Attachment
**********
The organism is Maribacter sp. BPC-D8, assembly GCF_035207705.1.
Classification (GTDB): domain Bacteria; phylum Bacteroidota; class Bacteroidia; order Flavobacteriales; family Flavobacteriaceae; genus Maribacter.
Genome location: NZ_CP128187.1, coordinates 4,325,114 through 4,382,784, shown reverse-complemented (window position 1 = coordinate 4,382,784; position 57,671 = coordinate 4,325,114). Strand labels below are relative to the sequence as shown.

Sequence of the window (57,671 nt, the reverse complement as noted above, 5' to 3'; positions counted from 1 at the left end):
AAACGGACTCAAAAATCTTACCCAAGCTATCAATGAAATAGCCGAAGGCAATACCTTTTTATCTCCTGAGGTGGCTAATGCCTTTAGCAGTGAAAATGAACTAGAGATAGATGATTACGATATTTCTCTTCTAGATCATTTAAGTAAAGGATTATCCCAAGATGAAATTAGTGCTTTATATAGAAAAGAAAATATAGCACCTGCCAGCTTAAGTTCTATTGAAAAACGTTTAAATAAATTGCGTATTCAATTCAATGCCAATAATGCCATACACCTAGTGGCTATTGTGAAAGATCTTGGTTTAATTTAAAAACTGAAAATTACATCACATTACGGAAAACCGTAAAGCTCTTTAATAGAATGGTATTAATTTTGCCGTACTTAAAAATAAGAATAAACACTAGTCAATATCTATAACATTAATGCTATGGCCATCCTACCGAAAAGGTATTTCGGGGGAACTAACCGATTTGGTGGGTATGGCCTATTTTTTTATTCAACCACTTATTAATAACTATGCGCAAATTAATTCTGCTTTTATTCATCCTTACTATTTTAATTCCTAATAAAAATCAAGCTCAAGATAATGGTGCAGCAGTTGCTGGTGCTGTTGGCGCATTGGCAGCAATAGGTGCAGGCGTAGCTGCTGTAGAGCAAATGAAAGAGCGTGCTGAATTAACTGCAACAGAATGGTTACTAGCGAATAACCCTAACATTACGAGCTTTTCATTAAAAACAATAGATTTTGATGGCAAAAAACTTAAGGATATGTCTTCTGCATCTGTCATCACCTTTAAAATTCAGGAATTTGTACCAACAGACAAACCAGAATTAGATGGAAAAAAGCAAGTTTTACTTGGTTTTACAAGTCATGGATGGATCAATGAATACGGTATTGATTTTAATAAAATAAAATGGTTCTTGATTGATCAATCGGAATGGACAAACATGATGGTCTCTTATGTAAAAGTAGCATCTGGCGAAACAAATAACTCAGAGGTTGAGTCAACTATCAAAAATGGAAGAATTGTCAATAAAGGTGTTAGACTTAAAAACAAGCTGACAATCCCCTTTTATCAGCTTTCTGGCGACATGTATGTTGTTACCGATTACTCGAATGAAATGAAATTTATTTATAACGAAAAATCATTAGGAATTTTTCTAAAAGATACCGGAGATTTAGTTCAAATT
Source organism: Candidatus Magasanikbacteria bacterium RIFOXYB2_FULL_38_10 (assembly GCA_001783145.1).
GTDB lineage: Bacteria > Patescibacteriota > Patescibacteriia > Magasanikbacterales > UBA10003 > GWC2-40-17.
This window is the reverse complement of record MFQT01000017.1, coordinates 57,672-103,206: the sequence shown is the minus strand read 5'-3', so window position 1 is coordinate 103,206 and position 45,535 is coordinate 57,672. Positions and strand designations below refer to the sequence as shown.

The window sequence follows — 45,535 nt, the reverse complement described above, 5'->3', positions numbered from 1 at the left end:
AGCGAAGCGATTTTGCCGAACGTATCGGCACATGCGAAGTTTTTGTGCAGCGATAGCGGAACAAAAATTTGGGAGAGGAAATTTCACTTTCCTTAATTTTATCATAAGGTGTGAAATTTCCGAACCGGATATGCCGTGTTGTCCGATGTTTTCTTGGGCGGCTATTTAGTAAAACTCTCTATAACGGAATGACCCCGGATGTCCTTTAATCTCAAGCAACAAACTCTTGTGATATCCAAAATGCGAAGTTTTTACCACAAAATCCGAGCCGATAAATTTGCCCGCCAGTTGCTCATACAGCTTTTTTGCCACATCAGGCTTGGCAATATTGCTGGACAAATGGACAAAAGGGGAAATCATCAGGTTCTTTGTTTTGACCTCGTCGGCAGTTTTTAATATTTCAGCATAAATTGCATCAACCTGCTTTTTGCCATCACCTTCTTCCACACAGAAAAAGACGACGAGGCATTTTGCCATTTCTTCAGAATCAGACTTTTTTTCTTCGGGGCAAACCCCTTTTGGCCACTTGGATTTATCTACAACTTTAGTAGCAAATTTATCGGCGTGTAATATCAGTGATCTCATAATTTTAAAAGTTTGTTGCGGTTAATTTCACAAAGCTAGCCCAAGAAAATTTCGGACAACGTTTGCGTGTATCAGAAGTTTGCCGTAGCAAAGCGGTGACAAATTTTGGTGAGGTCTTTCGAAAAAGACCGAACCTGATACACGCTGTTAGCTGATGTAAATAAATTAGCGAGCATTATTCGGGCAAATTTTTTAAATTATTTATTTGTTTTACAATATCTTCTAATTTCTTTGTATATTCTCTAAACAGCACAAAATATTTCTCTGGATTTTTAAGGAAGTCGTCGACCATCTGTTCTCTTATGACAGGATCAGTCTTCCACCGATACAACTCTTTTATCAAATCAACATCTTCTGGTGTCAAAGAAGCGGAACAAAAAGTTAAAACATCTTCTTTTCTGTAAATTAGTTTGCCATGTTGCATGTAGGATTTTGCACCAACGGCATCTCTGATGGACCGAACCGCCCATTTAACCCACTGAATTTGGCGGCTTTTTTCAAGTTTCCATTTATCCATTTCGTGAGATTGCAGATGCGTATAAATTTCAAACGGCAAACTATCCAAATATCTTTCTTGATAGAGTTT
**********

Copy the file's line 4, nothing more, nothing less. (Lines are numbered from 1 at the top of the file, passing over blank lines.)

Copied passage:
Sequence of the window (57,671 nt, the reverse complement as noted above, 5' to 3'; positions counted from 1 at the left end):